In this blog series we recently covered the core of DNS as well as major components of a single zone and zonefile. However the DNS is actually a series of delegations: the root . zone to the .com zone to the .example.com zone. How do those zones link together? This is done by that process mentioned earlier, delegation, in which one zone points the authority to the next in the chain. The process for dyn.com looks like this using my own computer through Google DNS:
Google initially knows the names of the root nameservers because they are hard-coded into the hints file. Otherwise, how do you know where to start? The root zone looks at the request for dyn.com. and notices that it is in the com namespace. There is a label for com in the root zone, with 13 nameservers as NS records. The nameserver records found in the zone performing the delegation (root in this case) are known as the parent nameservers of the delegation. The inclusion of these nameservers at this spot indicates the answer to this query is not on the current nameserver or zone, and the resolver should try the ones provided.
This produces a zone cut to a new zone within the new delegated zone. At the location of those 13 new nameservers, there is a zone file for the domain of com, with a Start of Authority (SOA) record so indicating. Along with the SOA, there are an additional 13 nameservers in the apex of the com zone signaling that you are in the right place. These are known as the child nameservers of the delegation. The recursive follows this process, again and again, until it gets to the authoritative for the DNS name in question and “voila!” gets the answer.
For this example, the domain name is delegated to a nameserver that is a different domain entirely, but sometimes domain operators will choose to have the domain delegated to a nameserver within the zone itself. This is known as being in bailiwick and would look like example.com being delegated to a nameserver ns1.example.com. How did we get the IP of the original nameserver to ask the question in the first place!?
We have created a version of the bootstrap paradox. How do we get around it? Nameservers are able to pass on information in a DNS request such as the authority section to provide information on which nameserver is currently responding, as well as an additional section to provide more information on the answer. In the case of nameservers, the additional section contains the IP addresses of the nameservers, to be used for the initial lookup – breaking the paradox. These are glue records, and they must be in the parent zone file. See the entry below for an example of authority along with additional sections in a DNS response:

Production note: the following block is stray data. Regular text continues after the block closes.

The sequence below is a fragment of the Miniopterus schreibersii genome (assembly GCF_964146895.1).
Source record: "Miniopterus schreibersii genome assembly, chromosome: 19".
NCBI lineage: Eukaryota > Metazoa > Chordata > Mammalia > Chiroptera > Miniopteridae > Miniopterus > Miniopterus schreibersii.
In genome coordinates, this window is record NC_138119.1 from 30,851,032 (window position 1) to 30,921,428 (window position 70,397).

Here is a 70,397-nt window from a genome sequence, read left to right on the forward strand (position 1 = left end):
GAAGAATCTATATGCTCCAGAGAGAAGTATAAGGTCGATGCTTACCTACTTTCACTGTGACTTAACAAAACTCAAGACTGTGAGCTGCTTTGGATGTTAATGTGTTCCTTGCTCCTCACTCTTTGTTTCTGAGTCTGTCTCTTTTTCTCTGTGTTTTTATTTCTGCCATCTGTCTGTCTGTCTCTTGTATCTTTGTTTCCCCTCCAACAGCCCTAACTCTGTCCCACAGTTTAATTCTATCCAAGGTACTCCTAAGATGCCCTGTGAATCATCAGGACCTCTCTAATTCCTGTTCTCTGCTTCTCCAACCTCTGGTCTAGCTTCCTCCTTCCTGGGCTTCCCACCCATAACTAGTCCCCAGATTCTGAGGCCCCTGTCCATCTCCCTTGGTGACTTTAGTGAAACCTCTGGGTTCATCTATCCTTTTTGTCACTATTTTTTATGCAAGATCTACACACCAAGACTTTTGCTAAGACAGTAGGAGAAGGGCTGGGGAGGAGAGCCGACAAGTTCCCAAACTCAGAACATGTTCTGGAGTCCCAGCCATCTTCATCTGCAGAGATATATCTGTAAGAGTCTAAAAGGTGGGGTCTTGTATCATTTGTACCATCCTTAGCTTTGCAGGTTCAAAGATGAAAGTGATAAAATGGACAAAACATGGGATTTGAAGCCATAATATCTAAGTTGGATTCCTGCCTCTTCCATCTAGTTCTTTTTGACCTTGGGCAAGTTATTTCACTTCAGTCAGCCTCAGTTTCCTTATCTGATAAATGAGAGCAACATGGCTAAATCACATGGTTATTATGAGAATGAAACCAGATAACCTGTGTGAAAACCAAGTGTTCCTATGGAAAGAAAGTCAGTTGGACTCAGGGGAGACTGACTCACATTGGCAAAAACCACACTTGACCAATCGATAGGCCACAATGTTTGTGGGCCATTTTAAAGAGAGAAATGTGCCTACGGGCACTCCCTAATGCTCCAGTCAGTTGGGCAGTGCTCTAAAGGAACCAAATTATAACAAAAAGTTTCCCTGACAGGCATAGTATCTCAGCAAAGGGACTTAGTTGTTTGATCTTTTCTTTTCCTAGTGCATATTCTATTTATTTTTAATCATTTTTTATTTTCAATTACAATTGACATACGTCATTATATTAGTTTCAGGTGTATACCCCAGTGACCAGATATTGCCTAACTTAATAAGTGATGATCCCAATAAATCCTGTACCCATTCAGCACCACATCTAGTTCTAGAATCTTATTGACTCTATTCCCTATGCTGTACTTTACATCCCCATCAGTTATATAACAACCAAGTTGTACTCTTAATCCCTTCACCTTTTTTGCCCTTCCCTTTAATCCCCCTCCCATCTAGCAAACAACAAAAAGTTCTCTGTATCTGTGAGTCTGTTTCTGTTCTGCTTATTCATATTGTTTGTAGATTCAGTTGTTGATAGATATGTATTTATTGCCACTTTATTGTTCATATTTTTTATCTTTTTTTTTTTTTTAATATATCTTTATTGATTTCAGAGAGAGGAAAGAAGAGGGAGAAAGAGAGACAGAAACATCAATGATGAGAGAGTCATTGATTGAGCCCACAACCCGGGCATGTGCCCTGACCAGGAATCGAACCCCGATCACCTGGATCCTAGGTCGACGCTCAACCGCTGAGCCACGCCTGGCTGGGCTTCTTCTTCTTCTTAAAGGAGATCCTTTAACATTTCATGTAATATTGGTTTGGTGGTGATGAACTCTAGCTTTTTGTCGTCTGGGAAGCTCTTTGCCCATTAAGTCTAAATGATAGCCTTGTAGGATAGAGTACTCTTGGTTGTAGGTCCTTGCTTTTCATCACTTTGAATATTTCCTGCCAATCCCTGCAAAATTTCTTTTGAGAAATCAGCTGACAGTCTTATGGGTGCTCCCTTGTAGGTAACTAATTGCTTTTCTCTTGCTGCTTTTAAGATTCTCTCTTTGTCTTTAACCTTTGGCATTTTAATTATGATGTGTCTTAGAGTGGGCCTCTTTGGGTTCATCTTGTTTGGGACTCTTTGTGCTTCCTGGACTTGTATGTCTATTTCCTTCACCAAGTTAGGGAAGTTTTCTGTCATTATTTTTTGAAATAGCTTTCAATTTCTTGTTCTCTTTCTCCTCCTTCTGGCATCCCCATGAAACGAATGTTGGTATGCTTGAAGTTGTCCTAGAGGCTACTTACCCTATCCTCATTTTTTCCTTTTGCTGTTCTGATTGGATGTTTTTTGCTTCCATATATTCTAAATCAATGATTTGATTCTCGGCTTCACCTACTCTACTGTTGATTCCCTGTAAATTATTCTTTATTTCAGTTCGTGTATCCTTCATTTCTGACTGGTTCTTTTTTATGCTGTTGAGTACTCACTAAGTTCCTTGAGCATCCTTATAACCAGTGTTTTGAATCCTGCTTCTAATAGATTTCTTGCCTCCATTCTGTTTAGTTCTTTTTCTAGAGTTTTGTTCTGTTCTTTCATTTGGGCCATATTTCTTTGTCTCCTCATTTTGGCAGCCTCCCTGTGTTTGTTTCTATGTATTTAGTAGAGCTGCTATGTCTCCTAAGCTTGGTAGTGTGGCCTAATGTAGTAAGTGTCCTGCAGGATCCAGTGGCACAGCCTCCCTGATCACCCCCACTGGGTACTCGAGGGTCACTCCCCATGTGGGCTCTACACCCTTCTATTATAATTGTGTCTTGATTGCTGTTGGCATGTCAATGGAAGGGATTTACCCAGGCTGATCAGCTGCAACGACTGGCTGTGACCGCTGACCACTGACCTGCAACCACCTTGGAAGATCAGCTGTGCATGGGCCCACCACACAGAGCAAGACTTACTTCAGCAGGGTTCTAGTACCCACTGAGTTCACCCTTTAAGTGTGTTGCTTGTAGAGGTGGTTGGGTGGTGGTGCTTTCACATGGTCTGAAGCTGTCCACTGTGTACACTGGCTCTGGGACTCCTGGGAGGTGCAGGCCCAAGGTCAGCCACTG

It is interesting to note that some recursives will prefer the parent NS records for nameserver selection, others will prefer to query the child nameservers for child NS record, and still others will use the authority section within a DNS response handed out by those child nameservers. There could be differences in TTLs between the parent and child NS records, and even the number and content of the records themselves if you misconfigured them, or have a lame delegation in which one of the nameservers in delegation doesn’t respond to queries.
Is it, therefore, highly advisable that your parent and child nameservers match on both sides of the delegation, with all nameservers correctly responding. Of course, sometimes they can be different, in order to allow you to change nameservers. But, as a general rule, they should be the same. If you look at the example above, you will see the last two sections are almost identical, with a small but noticeable difference. “Matching RRsets” means: the algorithm in DNS doesn’t compare TTLs when looking for a match. It just looks at name, class, and type. This parent NS TTL set by the parent (including the TLD nameservers) within the parent zone, and there is nothing a child domain operator can do about it.
Delegation is the tool by which the DNS has become so scalable. By delegating control of zones to individual parties, yet having a central starting point in the root, DNS has been able to grow to billions of individual organizations. Through this network of DNS operations, it has been argued that the DNS is in fact the largest distributed network in the world. In our next installment, we will dive into the terms used for DNS administration and zonefile management.